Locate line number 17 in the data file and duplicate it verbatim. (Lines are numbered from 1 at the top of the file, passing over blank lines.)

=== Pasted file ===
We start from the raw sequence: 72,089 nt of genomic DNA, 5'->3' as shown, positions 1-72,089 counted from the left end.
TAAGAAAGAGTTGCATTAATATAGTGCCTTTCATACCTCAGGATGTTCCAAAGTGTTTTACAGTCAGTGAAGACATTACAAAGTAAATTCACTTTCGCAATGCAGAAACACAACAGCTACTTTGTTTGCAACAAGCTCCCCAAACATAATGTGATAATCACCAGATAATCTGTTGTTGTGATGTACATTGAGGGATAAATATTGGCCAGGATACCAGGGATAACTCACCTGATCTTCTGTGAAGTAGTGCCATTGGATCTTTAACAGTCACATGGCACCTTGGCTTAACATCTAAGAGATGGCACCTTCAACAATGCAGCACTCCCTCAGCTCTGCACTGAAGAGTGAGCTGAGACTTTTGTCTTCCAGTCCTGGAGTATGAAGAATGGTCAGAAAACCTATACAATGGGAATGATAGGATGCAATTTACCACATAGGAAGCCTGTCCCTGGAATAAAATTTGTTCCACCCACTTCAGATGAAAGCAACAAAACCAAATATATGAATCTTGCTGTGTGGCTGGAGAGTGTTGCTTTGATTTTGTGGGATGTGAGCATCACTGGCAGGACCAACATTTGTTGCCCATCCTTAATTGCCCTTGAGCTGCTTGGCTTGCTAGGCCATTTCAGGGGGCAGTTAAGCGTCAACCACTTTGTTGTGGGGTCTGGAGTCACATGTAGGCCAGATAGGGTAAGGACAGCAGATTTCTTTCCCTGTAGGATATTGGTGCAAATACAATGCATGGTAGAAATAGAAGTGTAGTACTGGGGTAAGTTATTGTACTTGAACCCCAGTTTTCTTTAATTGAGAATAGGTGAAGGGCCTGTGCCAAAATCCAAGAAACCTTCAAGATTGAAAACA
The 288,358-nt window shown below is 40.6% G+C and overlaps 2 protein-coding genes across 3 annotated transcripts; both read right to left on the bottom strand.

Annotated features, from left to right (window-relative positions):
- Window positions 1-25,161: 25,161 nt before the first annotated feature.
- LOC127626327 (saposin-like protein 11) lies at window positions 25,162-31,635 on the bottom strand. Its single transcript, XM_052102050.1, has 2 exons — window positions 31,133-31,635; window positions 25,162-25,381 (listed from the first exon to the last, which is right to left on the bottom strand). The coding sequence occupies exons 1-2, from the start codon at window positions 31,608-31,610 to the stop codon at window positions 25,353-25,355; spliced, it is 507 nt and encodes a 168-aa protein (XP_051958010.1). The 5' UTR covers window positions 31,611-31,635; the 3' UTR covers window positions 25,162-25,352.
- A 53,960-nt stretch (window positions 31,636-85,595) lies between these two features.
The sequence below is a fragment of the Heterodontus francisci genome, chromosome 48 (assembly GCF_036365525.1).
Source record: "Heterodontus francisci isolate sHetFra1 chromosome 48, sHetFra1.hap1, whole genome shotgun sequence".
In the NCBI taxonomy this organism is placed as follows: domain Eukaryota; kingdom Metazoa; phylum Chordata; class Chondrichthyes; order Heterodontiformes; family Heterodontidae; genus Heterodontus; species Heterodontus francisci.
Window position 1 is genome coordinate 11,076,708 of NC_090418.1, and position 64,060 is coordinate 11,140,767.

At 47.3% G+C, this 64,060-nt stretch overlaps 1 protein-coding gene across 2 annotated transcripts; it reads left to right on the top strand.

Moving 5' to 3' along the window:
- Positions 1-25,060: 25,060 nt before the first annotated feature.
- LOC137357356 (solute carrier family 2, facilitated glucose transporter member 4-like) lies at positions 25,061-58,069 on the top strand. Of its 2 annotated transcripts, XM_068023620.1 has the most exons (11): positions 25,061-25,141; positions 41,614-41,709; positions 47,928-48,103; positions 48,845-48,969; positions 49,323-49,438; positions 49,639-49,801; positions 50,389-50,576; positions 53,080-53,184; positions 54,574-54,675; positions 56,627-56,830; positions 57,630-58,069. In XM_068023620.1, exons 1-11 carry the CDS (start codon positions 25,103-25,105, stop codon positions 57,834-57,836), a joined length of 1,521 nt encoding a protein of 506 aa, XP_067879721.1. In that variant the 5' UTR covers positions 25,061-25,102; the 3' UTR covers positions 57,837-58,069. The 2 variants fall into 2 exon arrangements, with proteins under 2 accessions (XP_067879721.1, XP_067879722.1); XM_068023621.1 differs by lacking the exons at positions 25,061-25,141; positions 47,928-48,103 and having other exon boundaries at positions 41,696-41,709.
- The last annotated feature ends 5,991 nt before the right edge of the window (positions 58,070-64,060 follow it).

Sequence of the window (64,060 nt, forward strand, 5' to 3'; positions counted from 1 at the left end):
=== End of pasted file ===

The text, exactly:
Sequence of the window (64,060 nt, forward strand, 5' to 3'; positions counted from 1 at the left end):